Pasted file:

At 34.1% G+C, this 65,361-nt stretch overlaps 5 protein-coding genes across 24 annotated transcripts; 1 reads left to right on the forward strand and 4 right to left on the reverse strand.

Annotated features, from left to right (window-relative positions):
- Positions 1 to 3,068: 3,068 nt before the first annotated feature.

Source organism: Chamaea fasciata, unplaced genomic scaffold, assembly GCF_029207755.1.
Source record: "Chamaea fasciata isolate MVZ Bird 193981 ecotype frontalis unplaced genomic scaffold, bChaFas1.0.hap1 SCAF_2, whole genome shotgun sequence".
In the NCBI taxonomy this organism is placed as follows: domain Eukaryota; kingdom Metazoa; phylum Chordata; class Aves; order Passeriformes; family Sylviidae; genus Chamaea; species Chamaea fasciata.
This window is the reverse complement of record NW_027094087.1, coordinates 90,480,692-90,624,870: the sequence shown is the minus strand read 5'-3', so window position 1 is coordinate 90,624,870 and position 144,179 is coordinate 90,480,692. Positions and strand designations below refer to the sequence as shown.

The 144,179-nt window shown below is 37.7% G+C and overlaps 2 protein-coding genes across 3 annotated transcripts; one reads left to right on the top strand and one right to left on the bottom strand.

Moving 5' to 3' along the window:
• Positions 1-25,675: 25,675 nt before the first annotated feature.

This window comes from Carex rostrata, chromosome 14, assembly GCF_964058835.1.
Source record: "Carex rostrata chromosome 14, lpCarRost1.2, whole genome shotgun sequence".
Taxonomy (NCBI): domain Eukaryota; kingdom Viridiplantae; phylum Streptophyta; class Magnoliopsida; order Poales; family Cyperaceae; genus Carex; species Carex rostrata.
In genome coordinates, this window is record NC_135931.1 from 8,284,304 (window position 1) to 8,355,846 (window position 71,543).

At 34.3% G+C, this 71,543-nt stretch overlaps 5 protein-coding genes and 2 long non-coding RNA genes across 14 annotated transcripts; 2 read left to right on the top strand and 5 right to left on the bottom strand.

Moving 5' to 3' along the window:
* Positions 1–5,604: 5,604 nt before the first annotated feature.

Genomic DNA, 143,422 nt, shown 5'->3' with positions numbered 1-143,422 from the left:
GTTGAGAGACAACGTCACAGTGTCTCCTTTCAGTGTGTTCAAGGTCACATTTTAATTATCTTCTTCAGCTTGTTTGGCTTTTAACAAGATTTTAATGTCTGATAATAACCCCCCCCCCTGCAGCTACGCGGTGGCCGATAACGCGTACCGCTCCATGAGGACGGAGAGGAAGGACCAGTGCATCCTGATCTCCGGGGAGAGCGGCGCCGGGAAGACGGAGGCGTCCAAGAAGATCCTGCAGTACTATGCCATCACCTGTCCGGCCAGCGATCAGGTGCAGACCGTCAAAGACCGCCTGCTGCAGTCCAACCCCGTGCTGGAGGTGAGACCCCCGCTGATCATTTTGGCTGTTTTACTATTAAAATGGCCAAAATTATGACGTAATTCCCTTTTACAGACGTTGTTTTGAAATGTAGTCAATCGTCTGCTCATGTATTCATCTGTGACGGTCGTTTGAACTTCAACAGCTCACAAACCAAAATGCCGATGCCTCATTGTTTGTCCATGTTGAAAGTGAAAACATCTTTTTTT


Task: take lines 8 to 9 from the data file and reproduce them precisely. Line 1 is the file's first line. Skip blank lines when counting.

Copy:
The 144,179-nt window shown below is 37.7% G+C and overlaps 2 protein-coding genes across 3 annotated transcripts; one reads left to right on the top strand and one right to left on the bottom strand.

Moving 5' to 3' along the window: